Vern E. Smith
Vern Smith's work as a journalist, author and screenwriter spans four decades.
His 1974 novel The Jones Men, a New York Times Recommended Book, was nominated for an Edgar Award by the Mystery Writers of America and has been reprinted in several foreign editions. He joined Newsweek as a correspondent in the Detroit bureau in 1971. His report on “Detroit’s Heroin Subculture” won the Detroit Press Club Foundation Magazine Award in 1973 and was the inspiration for The Jones Men.
From 1979 until 2002, Smith served as the Atlanta Bureau Chief and as a national correspondent for Newsweek. As a principal reporter with Newsweek's Special Projects Unit, he contributed to four cover stories later published as books. One of the stories, “Charlie Co.: What Vietnam Did to Us,” won the 1981 National Magazine Award for Single Topic Issue.
In 2004, Smith contributed six chapters to the book My Soul Looks Back in Wonder: Voices of the Civil Rights Experience, published by Sterling Publishing.
Smith also served as a principal reporter and blogger for the 2004 Voices of Civil Rights oral history project, considered the world's largest archive of firsthand accounts of the Civil Rights Movement. The collection of personal stories is permanently housed at the Library of Congress.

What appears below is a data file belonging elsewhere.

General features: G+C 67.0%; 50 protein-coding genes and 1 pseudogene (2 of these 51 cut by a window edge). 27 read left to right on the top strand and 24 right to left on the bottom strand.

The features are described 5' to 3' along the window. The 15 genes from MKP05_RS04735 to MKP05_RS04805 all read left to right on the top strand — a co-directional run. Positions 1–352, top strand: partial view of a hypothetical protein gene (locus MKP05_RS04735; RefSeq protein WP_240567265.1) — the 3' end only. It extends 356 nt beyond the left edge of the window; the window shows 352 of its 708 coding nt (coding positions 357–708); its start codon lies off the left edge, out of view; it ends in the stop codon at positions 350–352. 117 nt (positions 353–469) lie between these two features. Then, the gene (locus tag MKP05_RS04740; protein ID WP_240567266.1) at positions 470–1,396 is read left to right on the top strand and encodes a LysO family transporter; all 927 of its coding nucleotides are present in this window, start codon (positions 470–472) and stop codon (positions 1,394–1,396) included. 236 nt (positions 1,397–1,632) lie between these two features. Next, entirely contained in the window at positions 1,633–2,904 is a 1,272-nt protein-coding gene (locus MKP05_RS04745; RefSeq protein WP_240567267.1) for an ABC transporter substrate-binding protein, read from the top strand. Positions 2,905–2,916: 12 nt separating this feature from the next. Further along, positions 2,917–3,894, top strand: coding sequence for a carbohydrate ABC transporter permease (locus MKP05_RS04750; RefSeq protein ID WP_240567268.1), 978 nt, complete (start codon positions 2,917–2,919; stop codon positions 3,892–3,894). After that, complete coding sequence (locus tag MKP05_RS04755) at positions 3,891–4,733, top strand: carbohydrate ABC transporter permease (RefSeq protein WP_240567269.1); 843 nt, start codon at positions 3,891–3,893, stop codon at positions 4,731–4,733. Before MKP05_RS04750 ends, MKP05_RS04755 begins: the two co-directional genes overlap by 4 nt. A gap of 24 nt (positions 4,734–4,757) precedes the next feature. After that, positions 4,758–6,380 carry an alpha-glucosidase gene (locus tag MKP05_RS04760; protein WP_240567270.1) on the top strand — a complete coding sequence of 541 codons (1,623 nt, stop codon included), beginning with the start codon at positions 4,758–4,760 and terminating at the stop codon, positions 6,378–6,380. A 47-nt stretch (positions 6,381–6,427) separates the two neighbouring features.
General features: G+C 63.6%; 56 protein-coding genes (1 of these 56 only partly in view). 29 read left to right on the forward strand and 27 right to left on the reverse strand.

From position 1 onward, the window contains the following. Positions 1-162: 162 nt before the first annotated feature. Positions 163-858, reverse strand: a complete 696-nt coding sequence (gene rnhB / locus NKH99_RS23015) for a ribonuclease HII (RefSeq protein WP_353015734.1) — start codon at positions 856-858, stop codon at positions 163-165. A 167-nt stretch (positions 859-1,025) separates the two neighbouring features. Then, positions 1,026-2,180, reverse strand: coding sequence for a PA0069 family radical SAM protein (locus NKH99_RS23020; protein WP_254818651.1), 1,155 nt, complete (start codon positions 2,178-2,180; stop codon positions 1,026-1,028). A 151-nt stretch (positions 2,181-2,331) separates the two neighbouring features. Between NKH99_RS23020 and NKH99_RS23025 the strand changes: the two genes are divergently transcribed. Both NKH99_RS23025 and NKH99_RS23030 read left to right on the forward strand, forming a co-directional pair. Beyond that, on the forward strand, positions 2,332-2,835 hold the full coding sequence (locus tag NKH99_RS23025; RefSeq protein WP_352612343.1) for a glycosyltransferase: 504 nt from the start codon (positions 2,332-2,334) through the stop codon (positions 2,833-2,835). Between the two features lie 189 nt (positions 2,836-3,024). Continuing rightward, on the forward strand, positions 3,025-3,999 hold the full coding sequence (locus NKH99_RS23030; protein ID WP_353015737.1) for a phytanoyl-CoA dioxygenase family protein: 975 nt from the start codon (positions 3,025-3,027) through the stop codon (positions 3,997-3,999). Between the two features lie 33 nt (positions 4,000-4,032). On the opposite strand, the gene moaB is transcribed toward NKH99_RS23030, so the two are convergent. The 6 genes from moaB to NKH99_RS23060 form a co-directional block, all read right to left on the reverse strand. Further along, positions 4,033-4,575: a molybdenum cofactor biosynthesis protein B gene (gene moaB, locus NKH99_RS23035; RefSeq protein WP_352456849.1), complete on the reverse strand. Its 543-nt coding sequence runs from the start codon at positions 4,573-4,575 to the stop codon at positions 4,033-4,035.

Smith's work has also appeared in Emerge, The London Sunday Times, Ebony, GEO, The Crisis, Merian Magazine, and The History Channel Magazine.
His screenplay adapted from The Jones Men was presented in a staged reading at the Castillo Theatre in New York in June 2012 with a cast of 25, including actor Jamie Hector of HBO’s The Wire. The reading was directed by producer/director Woodie King Jr., who is planning a film.
Smith co-authored with Sylvester Monroe the screenplay Brothers, optioned by Warner Brothers, and based on the book of the same name published by William Morrow. The story first appeared as the cover story of the March. 23,1987 issue of Newsweek.
His latest screenplay, Agile Mobile Hostile, based on the book, Jake Gaither: America's Most Famous Black Coach, by journalist George Curry is currently out to production companies. He has served as a guest essayist for PBS’ The News Hour, and has appeared as a commentator on CNN, CNBC, C-SPAN, ABC’s “Good Morning America,” “BET-Tonight,” and “The Tom Joyner Morning Show,” on the ABC Radio Network.
A native of Natchez, Miss., Smith is a graduate of San Francisco State University, and the Summer Program for Minority Journalists at the Columbia University Graduate School of Journalism. He began his journalism career as a reporter for the Long Beach, Calif. Independent Press-Telegram. He blogs at vernesmith.wordpress.com, and is on twitter at @VESstories.